- Surface adherent carbohydrate bolsters contrast magnetism agents
The benefits of using higher magnetic field strengths in biomedical
MRI have driven investigators to explore possibilities for more efficient contrast
agents. An ideal agent would work with several different imaging technologies, increase
the likelihood of using MRI technology for molecular imaging, and be chemically
modifiable to treat cancer.
Kenneth Watkin of the University of Illinois at
Urbana-Champaign and Michael McDonald at Stanford University in California are
studying the physicochemical and magnetic properties of nanoparticles to discover
what characteristics make the most effective contrast agents. The endeavor has led
to some surprising discoveries.
In the past, the researchers investigated
pure small particulate gadolinium oxide, a nanoparticulate form of the gadolinium
ion used in MRI, for its potential as a multimodal contrast and therapeutic agent.
When they found much lower relaxivity (which decreases contrast) than expected,
they embedded the particle in albumin microspheres. Though this did increase relaxivity,
Watkin and McDonald hypothesized that relaxivity may be improved most effectively
by tackling gadolinium’s fundamental drawback: its reactive nature.
In its unmodified form, small particulate
gadolinium oxide forms inhomogeneous clumps that precipitate out of aqueous solution.
Poor aggregation prevents water from entering the nucleus. In an attempt to improve
solubility, the researchers coated gadolinium oxide nanoparticles with dextran.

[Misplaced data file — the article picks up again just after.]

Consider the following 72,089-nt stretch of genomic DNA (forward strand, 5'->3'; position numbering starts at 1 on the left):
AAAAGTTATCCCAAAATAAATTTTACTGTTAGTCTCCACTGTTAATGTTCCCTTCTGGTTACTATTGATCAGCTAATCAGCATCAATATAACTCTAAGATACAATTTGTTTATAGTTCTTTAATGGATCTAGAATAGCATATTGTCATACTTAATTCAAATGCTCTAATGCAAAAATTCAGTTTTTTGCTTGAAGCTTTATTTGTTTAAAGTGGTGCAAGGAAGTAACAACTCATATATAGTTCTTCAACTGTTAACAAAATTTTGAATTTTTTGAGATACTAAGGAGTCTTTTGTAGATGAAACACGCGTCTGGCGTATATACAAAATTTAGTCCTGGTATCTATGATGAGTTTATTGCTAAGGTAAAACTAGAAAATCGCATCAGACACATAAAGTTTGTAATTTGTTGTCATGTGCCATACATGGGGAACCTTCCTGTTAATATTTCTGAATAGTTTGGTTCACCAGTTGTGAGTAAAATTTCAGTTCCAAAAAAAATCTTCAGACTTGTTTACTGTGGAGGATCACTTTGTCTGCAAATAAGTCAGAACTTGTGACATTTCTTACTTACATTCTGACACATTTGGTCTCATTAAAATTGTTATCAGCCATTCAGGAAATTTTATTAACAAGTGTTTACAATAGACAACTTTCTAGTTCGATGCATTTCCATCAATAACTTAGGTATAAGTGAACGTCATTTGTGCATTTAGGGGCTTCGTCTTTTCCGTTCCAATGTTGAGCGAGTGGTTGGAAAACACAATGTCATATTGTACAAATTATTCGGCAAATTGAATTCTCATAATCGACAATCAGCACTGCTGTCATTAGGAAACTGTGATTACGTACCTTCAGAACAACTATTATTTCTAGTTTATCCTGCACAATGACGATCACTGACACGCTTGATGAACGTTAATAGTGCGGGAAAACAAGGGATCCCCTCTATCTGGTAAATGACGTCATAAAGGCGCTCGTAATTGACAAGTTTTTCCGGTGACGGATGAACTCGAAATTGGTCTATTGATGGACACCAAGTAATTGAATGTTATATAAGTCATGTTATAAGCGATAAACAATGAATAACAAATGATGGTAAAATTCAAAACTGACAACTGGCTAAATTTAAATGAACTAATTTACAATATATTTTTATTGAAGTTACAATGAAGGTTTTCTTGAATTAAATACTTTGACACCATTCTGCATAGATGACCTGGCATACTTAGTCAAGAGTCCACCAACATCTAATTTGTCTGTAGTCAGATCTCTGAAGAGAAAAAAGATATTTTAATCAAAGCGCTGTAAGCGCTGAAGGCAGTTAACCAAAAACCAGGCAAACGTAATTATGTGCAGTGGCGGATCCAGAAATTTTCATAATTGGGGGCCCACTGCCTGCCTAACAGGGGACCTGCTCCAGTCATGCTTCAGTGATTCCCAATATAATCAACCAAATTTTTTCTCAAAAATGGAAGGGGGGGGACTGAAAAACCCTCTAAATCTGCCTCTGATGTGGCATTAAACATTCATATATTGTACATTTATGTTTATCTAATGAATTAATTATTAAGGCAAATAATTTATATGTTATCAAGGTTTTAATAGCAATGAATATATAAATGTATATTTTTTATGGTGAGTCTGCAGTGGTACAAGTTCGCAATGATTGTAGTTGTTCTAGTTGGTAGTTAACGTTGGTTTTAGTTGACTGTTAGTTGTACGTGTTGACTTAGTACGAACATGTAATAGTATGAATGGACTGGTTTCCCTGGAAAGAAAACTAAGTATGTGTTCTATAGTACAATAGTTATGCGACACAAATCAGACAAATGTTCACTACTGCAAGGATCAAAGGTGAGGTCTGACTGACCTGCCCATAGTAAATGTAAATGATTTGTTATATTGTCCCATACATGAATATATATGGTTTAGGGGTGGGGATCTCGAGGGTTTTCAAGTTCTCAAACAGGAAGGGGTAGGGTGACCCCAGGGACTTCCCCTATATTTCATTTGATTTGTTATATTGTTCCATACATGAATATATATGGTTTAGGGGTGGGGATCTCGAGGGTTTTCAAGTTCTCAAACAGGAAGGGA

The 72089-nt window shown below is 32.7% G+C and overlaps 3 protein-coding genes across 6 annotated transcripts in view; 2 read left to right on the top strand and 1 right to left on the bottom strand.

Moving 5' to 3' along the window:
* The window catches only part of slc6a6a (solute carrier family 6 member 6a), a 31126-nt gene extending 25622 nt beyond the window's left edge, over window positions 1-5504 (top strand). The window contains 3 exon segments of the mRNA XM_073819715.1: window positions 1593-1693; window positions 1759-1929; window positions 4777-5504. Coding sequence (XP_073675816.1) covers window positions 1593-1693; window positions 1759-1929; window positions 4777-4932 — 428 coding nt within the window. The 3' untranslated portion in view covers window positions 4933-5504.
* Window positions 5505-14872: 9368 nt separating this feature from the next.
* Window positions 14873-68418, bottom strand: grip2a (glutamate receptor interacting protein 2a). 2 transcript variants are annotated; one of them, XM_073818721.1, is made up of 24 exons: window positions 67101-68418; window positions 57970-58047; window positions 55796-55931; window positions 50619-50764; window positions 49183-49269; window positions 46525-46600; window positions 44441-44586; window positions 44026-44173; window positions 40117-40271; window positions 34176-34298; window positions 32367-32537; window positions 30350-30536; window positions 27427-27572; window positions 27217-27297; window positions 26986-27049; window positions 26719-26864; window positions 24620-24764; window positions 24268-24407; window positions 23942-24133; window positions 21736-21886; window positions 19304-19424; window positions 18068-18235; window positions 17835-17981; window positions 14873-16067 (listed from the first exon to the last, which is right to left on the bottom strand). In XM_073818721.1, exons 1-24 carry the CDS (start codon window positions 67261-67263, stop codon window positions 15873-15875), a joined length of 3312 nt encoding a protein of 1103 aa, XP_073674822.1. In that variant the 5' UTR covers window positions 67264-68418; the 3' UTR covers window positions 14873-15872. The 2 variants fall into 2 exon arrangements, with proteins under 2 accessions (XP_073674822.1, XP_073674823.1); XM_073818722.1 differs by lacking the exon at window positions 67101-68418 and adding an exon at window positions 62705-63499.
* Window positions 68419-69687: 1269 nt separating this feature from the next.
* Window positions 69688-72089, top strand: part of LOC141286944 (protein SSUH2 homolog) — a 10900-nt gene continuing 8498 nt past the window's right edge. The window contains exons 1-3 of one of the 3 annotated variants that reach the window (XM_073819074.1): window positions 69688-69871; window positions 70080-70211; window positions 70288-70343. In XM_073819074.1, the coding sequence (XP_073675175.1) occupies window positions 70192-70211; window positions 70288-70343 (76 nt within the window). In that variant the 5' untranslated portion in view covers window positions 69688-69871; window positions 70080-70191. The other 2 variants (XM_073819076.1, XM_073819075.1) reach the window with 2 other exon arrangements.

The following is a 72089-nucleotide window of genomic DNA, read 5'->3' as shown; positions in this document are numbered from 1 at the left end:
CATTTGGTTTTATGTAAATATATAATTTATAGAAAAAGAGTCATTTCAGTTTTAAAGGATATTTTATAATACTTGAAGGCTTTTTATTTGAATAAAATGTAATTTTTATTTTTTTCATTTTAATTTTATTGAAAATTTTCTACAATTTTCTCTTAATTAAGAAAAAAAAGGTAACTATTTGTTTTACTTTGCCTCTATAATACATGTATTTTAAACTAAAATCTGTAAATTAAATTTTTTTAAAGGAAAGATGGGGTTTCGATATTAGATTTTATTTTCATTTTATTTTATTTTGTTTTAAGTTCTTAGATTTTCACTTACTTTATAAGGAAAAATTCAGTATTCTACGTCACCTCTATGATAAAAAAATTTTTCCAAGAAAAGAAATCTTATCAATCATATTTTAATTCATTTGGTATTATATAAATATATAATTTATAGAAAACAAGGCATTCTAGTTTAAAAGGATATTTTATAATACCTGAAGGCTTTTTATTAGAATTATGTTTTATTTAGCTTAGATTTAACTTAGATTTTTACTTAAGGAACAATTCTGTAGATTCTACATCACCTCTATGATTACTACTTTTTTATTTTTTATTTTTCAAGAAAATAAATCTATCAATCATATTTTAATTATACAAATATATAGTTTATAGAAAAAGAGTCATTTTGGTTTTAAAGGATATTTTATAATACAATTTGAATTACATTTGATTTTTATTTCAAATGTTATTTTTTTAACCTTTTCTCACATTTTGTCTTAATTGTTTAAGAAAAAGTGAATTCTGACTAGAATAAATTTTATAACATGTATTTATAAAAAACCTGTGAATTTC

Dextran, a surface adherent carbohydrate,
was selected for its chemical versatility, its low toxicity, its biological resistance
to cleavage and its utility within several technologies, including high-field MRI,
optical imaging and single-photon emission computed tomography.
The scientists set out to characterize
the newly formed particle to understand the relationship between its properties
and the mechanism of proton relaxation enhancement.
They used a PerkinElmer spectrometer
for physicochemical characterization, including an elemental analysis and evaluation
of gadolinium concentration. They employed a Brookhaven Instruments particle size
analyzer to determine a particle size of ~26 ± 6 nm.
High-resolution scanning transmission electron
microscopy (left) and electron diffraction show the crystal lattice structure of
a gadolinium particle coated with dextran.
The researchers also analyzed the sample
size and morphological analysis with high-resolution scanning transmission electron
microscopy on a Jeol USA microscope. In the micrographs, the particles exhibited
regular crystalline lattices, which may contribute to relaxivity enhancement.
Most surprising was dextran’s
effect on the magnetic properties of the particle. The investigators used a Magnet
Property Measurement Systems’ magnetometer to quantify magnetic susceptibility
for uncoated and coated particles. Although uncoated small particulate gadolinium
oxide is paramagnetic, with an induced magnetism of 5.6 EMU/g at 1.5 T, the dextran-coated
particle displays superparamagnetic behavior — 41.0 EMU/g — at the same
In addition, although the uncoated
particle exhibits an inverse temperature-to-magnetism relationship, the coated particle’s
magnetism increases as temperature increases.
The researchers are encouraged by the
results so far, but much work remains. They will experiment with other coatings
and processes to reveal additional characteristics. In vitro studies will investigate
how the particle behaves within cells and how the body eliminates it. The particle
may eventually be used in neutron capture therapy for the diagnosis and treatment
Academic Radiology, April 2006, pp. 421-427.
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